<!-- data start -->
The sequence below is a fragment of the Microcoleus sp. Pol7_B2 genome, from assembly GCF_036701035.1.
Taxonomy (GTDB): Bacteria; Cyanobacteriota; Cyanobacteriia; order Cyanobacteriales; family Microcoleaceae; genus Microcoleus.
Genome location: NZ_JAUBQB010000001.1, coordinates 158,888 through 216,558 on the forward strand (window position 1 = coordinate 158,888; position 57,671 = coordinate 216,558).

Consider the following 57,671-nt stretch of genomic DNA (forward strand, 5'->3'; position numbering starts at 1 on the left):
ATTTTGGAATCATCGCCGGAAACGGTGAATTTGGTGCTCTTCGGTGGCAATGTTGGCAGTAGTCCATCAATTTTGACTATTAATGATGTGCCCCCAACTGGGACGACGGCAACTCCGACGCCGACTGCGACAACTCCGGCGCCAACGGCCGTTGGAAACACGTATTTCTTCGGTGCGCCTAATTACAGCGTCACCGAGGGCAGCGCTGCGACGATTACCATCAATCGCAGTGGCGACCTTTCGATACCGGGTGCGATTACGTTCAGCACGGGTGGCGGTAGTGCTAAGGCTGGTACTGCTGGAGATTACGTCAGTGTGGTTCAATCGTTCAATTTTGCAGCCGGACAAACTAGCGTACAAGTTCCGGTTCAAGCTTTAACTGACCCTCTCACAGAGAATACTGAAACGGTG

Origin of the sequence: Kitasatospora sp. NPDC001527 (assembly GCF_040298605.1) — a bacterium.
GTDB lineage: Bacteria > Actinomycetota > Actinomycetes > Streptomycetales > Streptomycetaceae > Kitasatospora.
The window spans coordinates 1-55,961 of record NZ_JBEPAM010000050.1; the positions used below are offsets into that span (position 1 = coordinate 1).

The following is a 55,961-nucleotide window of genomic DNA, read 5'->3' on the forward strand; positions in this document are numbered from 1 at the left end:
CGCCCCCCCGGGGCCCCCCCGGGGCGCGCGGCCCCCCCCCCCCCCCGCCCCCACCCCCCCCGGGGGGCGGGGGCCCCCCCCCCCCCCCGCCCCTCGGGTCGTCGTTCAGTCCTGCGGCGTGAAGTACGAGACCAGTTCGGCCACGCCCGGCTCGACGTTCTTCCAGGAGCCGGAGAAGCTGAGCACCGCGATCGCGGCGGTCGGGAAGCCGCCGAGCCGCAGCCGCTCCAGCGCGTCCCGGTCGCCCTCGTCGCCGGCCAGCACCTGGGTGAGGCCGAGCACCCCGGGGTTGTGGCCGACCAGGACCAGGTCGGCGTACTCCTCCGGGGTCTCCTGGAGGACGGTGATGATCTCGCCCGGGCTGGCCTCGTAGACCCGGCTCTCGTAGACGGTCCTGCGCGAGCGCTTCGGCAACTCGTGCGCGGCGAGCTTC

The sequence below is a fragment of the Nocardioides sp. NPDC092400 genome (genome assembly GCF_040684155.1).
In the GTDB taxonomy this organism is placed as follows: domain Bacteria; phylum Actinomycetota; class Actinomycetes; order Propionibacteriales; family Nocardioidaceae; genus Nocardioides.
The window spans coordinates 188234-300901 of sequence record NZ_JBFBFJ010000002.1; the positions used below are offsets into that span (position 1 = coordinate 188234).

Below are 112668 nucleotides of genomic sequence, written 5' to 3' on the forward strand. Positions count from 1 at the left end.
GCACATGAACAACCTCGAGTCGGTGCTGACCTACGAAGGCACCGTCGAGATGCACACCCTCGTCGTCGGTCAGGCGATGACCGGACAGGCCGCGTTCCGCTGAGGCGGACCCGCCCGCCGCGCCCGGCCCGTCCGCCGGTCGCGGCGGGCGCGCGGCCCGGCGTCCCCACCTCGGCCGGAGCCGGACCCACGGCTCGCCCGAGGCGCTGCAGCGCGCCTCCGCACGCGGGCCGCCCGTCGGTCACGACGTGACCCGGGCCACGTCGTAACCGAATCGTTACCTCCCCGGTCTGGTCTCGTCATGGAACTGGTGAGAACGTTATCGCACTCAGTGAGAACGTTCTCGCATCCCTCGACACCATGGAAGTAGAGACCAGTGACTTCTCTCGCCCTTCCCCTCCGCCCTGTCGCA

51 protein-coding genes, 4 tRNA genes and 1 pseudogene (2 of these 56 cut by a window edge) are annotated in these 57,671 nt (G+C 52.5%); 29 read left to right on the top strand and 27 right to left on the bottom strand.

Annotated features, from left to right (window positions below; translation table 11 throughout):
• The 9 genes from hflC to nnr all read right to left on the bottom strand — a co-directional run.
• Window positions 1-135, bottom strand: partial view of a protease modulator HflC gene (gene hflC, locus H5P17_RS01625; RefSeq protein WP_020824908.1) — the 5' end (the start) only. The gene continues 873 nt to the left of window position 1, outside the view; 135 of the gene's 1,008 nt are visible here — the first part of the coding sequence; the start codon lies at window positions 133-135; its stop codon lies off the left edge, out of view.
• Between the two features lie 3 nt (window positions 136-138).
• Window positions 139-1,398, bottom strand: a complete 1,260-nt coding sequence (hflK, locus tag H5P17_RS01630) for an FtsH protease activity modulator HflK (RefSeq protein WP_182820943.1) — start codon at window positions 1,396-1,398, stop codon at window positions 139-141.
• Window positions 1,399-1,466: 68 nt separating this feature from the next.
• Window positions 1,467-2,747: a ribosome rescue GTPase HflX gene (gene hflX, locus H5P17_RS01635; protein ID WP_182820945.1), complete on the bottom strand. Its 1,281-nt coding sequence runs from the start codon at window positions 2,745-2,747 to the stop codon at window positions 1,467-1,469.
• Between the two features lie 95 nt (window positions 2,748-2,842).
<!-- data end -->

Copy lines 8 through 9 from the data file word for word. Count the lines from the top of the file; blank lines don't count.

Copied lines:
The window spans coordinates 1-55,961 of record NZ_JBEPAM010000050.1; the positions used below are offsets into that span (position 1 = coordinate 1).

The following is a 55,961-nucleotide window of genomic DNA, read 5'->3' on the forward strand; positions in this document are numbered from 1 at the left end: